Advantages and disadvantages of soy protein
In order for the human body to function optimally, it requires above all the nine essential amino acids phenylalanine, leucine, methionine, lysine, isoleucine, valine, threonine, tryptophan, histidine and cystine, from which it can produce numerous enzymes as well as non-essential amino acids. Since soy protein fulfills this criterion exactly, it is suitable as a multifunctional plant protein source, which moreover represents an adequate vegan substitute for whey protein due to its short-chain molecular structure and the associated short recovery time. In addition to the crucial role that soy protein plays in boosting protein biosynthesis, recent medical studies have found that soy protein consumption positively impacts many health factors. For example, a 2008 scientific study showed that consuming soy protein not only helps maintain muscle mass and slow down progressive muscle atrophy in old age, but also significantly reduces the risk of cardiovascular disease. Furthermore, an English study already in 1995 showed that soy protein can prevent the demineralization of the bone substance and thus the occurrence of osteoporosis. The biggest disadvantage of the soy protein, however, is the somewhat idiosyncratic taste of numerous soy protein preparations as well as the consistency of soy-made shakes, which in no way matches the creamy properties of a whey or casein shake.
Worth knowing about estrogens and lactose intolerance
Excessive consumption of soy protein, however, is more problematic from the health point of view as the soybean plant uses hormones to protect itself against predators. To the chagrin of the mostly male fitness athletes, these exact hormones are female sex hormones that are structurally very similar to estrogen and, accordingly, can lead to undesirable side effects. Consequently, the average daily soy protein consumption should not exceed 30 grams, according to the US Food and Drug Administration, so as not to disturb the body's own production of testosterone. Although studies have shown that the consumption of 50-60 grams per day is usually unproblematic, but to prevent the possible lowering of the testosterone levels, the official recommendation should be followed. In addition to vegetarians and vegans, those who benefit from the consumption of soy products include athletes who have pronounced lactose intolerance and thus can not tolerate even whey protein isolates, which have only a minimal amount of lactose. Thus, it is also possible for them to capitalize on the benefits of a rapidly absorbed protein preparation.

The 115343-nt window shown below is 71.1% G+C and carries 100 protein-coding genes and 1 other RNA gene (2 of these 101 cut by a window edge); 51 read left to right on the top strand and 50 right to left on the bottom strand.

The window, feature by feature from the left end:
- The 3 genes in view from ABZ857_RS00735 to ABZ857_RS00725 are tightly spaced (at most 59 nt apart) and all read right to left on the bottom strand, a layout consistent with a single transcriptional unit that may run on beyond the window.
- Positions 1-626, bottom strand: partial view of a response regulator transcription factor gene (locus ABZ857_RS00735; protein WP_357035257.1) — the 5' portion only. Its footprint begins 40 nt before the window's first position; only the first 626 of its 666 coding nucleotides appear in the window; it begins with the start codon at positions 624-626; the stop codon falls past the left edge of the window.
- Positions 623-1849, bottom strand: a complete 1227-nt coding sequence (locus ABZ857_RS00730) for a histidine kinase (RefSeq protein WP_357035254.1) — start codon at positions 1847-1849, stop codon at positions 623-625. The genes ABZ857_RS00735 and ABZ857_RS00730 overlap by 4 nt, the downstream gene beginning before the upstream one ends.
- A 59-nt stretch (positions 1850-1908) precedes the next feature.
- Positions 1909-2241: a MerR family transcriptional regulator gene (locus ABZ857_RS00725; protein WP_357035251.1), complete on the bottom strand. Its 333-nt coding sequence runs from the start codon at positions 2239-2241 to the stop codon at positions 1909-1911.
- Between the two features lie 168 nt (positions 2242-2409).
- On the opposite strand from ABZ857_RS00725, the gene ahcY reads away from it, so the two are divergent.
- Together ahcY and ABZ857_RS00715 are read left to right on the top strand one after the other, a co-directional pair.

Soy Protein is a variable-use product that benefits athletes who want to avoid animal sources of protein while not compromising on the supply of essential amino acids. However, those who are not suffering from lactose intolerance or consciously abstaining from animal products should consider soy products rather as a temporary supplement or as an ingredient for baking and cooking, as a substitute for whey, casein or multi-component protein.